Can't get OpenDNS to work.

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7 comments

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    rotblitz

    The IP address 76.18.177.204 is what OpenDNS sees from you with your DNS queries.  So this is the one which must be registered with your dashboard network.  As this IP address is registered with an OpenDNS network (ID 18802131) which is most likely not yours, you're using another user's settings who has registered this IP address with his network.

    You'll want to open a support ticket then.

    Also, fill all three Status DNS entries in the router with OpenDNS addresses out of 208.67.222.222, 208.67.220.220, 208.67.222.220, 208.67.220.222.

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    spikesforu

    Rotblitz,

    I appreciate the response. I already have the router filled with three DNS entries. I will go ahead and open a support ticket. How is it that somebody might have already registered my IP address?

    Does the proxy from Comcast have anything to do with it. I have found out more information and complains from customer how they are hijacking peoples browser.

    here is the article dated 3-31-2013

    So, it seems that Comcast is trying to route all web traffic (port 80) through a transparent cachine Squid proxy.  Trouble is... They seem to routing a few states worth of traffic... through a single cluster of servers.  Also, it seems that some aspects of the proxy are that transparent either.  Websites aren't seeing my IP, but one of the squid proxy's front end IP's.  So, I'm practically NATed for all practical purposes web wise.  Thanks, glad to known I'm paying for that disservice.

     

    Speedtest.net was godawful.

    IP Speedtest.net sees:  68.87.68.227  (Front-end IP for proxy)  (WhatismyIP.com reports that too, and reveals the proxy's IP 68.87.68.229)

     

    Proxy server's full ID:  1.1 atlt-notify01.s3woodstock.ga.atlanta.comcast.net (squid/3.1.16-20111129-r10400)

     

    Ping:  332ms

    Download Speed: 0.60 Mbps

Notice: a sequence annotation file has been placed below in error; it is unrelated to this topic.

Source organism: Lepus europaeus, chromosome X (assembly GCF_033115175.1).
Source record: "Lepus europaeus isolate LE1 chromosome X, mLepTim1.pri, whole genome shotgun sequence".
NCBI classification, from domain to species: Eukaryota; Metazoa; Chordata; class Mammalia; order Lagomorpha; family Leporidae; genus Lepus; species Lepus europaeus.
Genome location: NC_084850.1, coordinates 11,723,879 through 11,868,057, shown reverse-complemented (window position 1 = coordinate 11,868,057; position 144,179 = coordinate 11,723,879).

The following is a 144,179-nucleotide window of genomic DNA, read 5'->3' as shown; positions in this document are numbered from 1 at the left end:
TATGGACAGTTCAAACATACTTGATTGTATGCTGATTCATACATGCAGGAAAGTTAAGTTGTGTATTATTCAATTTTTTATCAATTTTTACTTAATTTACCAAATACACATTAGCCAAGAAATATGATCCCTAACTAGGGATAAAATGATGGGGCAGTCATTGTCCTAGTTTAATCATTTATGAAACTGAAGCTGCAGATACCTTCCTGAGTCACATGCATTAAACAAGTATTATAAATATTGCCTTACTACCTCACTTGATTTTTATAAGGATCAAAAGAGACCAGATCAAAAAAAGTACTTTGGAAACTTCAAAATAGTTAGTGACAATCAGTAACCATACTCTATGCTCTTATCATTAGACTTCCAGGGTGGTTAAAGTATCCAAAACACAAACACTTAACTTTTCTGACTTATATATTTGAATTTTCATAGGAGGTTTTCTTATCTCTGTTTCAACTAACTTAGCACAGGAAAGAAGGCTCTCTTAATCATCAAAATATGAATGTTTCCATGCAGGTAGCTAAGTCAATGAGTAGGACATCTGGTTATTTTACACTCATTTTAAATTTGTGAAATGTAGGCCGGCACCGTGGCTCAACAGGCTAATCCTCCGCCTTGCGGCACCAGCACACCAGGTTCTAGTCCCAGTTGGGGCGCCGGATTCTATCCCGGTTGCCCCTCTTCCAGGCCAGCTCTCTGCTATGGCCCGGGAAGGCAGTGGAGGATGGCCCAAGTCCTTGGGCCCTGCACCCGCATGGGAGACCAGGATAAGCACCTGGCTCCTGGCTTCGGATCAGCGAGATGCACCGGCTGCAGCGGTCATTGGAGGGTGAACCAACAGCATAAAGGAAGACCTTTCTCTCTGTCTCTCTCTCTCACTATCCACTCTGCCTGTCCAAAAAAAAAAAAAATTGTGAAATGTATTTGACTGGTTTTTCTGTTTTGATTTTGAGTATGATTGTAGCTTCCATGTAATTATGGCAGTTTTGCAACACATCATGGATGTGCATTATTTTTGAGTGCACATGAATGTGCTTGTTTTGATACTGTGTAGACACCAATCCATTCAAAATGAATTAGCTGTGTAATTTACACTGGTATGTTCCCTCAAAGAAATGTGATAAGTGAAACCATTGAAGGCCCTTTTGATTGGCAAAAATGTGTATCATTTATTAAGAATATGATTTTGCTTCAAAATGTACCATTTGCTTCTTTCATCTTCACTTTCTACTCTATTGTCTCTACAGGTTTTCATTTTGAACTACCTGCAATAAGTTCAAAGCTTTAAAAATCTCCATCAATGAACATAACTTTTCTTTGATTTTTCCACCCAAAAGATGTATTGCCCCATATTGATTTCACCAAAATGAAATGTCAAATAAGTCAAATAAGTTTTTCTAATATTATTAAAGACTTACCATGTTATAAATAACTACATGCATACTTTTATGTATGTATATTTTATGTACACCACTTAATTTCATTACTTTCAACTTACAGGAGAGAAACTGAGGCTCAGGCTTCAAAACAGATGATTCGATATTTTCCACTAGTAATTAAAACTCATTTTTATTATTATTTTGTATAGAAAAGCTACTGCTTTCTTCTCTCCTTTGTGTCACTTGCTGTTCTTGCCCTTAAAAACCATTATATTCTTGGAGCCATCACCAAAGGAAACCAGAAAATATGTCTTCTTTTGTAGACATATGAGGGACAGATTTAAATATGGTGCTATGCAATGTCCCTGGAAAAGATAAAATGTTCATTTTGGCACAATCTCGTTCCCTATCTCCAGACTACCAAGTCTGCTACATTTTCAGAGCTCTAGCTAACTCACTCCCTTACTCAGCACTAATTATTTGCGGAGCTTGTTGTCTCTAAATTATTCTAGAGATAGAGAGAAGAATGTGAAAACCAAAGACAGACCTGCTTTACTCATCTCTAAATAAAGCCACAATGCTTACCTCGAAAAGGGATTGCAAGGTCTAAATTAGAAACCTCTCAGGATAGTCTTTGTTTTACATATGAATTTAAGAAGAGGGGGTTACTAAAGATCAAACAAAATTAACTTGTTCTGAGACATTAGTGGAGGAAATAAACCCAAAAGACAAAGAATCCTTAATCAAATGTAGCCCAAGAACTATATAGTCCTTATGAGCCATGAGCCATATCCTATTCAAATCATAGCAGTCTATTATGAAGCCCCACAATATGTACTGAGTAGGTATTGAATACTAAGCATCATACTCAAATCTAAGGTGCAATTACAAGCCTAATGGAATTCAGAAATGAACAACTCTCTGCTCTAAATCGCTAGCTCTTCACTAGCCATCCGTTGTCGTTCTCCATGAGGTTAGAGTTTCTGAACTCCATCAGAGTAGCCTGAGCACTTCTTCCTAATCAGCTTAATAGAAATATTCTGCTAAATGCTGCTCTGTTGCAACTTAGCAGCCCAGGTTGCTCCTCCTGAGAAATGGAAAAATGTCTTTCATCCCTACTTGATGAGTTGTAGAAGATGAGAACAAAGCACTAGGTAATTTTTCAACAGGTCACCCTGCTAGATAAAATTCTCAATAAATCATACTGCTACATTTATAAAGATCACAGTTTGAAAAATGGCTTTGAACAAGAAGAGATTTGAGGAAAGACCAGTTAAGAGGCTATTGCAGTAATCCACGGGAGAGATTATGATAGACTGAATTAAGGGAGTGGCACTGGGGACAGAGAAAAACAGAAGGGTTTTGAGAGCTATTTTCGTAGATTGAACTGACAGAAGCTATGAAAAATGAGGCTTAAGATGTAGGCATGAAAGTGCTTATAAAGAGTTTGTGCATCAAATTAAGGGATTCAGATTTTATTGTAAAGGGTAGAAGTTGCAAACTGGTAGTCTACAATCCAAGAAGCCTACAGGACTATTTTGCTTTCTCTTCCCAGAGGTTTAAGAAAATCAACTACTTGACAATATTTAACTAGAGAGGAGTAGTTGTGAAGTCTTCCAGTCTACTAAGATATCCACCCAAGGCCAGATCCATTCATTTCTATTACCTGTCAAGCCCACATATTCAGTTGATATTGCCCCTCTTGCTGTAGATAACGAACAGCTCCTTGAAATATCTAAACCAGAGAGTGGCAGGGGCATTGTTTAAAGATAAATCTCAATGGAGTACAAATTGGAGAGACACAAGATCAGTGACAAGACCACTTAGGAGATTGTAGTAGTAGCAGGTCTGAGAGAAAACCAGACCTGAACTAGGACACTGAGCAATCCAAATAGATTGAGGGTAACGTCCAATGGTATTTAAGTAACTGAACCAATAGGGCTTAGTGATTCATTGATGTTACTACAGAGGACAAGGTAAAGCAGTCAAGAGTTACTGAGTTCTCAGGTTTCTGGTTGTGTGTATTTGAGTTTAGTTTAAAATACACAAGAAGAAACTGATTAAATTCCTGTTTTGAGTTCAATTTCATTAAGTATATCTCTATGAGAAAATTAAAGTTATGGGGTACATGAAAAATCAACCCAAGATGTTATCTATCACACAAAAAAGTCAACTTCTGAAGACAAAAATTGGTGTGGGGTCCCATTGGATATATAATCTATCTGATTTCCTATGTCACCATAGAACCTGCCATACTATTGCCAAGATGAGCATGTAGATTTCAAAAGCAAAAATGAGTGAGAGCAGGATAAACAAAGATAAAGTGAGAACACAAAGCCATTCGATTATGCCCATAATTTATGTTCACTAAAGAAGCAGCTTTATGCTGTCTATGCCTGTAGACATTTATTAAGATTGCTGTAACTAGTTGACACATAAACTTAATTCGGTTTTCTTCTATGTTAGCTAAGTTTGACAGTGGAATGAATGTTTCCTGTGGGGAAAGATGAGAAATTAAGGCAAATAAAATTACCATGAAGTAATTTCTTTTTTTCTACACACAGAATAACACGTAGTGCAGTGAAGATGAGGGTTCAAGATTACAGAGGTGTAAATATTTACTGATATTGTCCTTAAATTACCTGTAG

Upload Speed: 0.44 Mbps

     

    What thel?!  The point of a squid proxy is to create a local cache of commonly access web files... TO INCREASE SPEED and RESPONSE.  I've setup up one or two of them.  It pretty easy, but Comcast has figured a way to fail at this.

     

    First 300GB hard caps, now this?!   Any traffic coming from this proxy server better NOT be included in my monthly bandwidth total.  I'm paying to access the internet, not to access Comcast's embarassingly laughable WAN.

     

    For comparison, I fired up a TOR proxy client on my router and routed connections through it.  From an outlet point in France, I accessed the Manchester, England Speedtest.net site.

     

    Ping: 193ms

    Download Speed: 1.75 Mbps

    Upload Speed: 1.20 Mbps

     

    I'm routing my web traffic through a complex proxy network system across the Atlantic Ocean to a place in France connecting to England... And I get a faster more responsive connection than whatever Comcast has cooked up!

     

    I'm paying WAY TOO MUCH for a connection to the INTERNET, not Comcast's horribly done proxy servers.  It's bad enough I couldn't opt out for the 300GB or "we charge you way too much for no reason other than to make more money and have an excuse not to upgrade our network" cap system...  But now, I have to suffer having my web traffic shoved through the same point 2+ million people are going through?!

     

    Oh, I await the day Google Fiber comes to town.  I will gleefully tear out every coax RG-6 line of this house and my family member's houses, crafting into an effigy of your company logo, and burn it all....  Just to cleanse the evil.